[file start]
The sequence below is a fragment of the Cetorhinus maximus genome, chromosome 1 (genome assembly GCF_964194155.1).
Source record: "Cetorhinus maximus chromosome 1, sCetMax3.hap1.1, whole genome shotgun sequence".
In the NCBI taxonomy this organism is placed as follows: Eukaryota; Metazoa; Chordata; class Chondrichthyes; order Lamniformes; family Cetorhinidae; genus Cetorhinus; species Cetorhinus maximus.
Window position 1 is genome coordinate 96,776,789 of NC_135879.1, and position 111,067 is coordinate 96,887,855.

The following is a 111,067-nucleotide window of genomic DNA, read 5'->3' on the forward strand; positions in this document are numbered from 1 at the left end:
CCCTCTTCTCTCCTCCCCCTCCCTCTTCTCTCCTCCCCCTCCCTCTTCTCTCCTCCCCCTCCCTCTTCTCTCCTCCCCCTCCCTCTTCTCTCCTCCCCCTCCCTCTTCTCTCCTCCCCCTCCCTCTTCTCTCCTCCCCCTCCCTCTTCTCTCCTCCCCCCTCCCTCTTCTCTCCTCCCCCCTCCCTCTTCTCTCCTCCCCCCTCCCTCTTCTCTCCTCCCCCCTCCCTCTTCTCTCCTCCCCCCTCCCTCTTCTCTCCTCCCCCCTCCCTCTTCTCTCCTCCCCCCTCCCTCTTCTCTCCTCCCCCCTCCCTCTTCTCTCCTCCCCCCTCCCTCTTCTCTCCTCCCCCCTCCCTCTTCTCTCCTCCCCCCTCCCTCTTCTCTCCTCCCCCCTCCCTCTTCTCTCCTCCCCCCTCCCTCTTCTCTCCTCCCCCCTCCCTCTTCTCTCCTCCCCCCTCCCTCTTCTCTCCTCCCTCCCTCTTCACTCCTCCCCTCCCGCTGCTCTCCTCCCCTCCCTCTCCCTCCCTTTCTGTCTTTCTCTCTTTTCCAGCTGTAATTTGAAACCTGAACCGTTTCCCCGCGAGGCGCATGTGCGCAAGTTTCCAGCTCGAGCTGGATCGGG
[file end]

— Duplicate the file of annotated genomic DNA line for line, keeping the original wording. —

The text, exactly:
The sequence below is a fragment of the Cetorhinus maximus genome, chromosome 1 (genome assembly GCF_964194155.1).
Source record: "Cetorhinus maximus chromosome 1, sCetMax3.hap1.1, whole genome shotgun sequence".
In the NCBI taxonomy this organism is placed as follows: Eukaryota; Metazoa; Chordata; class Chondrichthyes; order Lamniformes; family Cetorhinidae; genus Cetorhinus; species Cetorhinus maximus.
Window position 1 is genome coordinate 96,776,789 of NC_135879.1, and position 111,067 is coordinate 96,887,855.

The following is a 111,067-nucleotide window of genomic DNA, read 5'->3' on the forward strand; positions in this document are numbered from 1 at the left end:
CCCTCTTCTCTCCTCCCCCTCCCTCTTCTCTCCTCCCCCTCCCTCTTCTCTCCTCCCCCTCCCTCTTCTCTCCTCCCCCTCCCTCTTCTCTCCTCCCCCTCCCTCTTCTCTCCTCCCCCTCCCTCTTCTCTCCTCCCCCTCCCTCTTCTCTCCTCCCCCCTCCCTCTTCTCTCCTCCCCCCTCCCTCTTCTCTCCTCCCCCCTCCCTCTTCTCTCCTCCCCCCTCCCTCTTCTCTCCTCCCCCCTCCCTCTTCTCTCCTCCCCCCTCCCTCTTCTCTCCTCCCCCCTCCCTCTTCTCTCCTCCCCCCTCCCTCTTCTCTCCTCCCCCCTCCCTCTTCTCTCCTCCCCCCTCCCTCTTCTCTCCTCCCCCCTCCCTCTTCTCTCCTCCCCCCTCCCTCTTCTCTCCTCCCCCCTCCCTCTTCTCTCCTCCCCCCTCCCTCTTCTCTCCTCCCCCCTCCCTCTTCTCTCCTCCCTCCCTCTTCACTCCTCCCCTCCCGCTGCTCTCCTCCCCTCCCTCTCCCTCCCTTTCTGTCTTTCTCTCTTTTCCAGCTGTAATTTGAAACCTGAACCGTTTCCCCGCGAGGCGCATGTGCGCAAGTTTCCAGCTCGAGCTGGATCGGG